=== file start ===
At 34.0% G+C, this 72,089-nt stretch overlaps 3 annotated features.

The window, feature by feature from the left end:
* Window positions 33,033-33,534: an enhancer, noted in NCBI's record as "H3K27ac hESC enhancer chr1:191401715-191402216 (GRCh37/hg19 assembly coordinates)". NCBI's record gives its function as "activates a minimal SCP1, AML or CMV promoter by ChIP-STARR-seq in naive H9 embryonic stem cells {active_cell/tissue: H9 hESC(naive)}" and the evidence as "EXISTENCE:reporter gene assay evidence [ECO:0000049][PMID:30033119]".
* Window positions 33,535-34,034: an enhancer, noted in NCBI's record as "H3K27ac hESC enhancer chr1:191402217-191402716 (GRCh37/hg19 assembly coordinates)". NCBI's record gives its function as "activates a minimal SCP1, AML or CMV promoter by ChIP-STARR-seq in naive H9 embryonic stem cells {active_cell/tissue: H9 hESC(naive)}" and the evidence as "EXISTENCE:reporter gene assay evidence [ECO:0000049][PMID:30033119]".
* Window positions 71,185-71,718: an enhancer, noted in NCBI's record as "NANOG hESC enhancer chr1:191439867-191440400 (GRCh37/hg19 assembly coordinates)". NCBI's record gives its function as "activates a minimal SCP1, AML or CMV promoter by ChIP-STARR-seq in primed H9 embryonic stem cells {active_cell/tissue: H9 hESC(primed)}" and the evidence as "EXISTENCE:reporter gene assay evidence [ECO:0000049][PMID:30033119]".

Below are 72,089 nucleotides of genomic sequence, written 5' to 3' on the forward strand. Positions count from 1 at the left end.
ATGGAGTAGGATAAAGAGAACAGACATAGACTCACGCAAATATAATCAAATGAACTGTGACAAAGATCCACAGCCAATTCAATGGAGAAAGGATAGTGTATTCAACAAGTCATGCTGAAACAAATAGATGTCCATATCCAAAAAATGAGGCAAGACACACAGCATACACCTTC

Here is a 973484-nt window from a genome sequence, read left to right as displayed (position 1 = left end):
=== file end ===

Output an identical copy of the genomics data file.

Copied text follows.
At 34.0% G+C, this 72,089-nt stretch overlaps 3 annotated features.

The window, feature by feature from the left end:
* Window positions 33,033-33,534: an enhancer, noted in NCBI's record as "H3K27ac hESC enhancer chr1:191401715-191402216 (GRCh37/hg19 assembly coordinates)". NCBI's record gives its function as "activates a minimal SCP1, AML or CMV promoter by ChIP-STARR-seq in naive H9 embryonic stem cells {active_cell/tissue: H9 hESC(naive)}" and the evidence as "EXISTENCE:reporter gene assay evidence [ECO:0000049][PMID:30033119]".
* Window positions 33,535-34,034: an enhancer, noted in NCBI's record as "H3K27ac hESC enhancer chr1:191402217-191402716 (GRCh37/hg19 assembly coordinates)". NCBI's record gives its function as "activates a minimal SCP1, AML or CMV promoter by ChIP-STARR-seq in naive H9 embryonic stem cells {active_cell/tissue: H9 hESC(naive)}" and the evidence as "EXISTENCE:reporter gene assay evidence [ECO:0000049][PMID:30033119]".
* Window positions 71,185-71,718: an enhancer, noted in NCBI's record as "NANOG hESC enhancer chr1:191439867-191440400 (GRCh37/hg19 assembly coordinates)". NCBI's record gives its function as "activates a minimal SCP1, AML or CMV promoter by ChIP-STARR-seq in primed H9 embryonic stem cells {active_cell/tissue: H9 hESC(primed)}" and the evidence as "EXISTENCE:reporter gene assay evidence [ECO:0000049][PMID:30033119]".

Below are 72,089 nucleotides of genomic sequence, written 5' to 3' on the forward strand. Positions count from 1 at the left end.
ATGGAGTAGGATAAAGAGAACAGACATAGACTCACGCAAATATAATCAAATGAACTGTGACAAAGATCCACAGCCAATTCAATGGAGAAAGGATAGTGTATTCAACAAGTCATGCTGAAACAAATAGATGTCCATATCCAAAAAATGAGGCAAGACACACAGCATACACCTTC

Here is a 973484-nt window from a genome sequence, read left to right as displayed (position 1 = left end):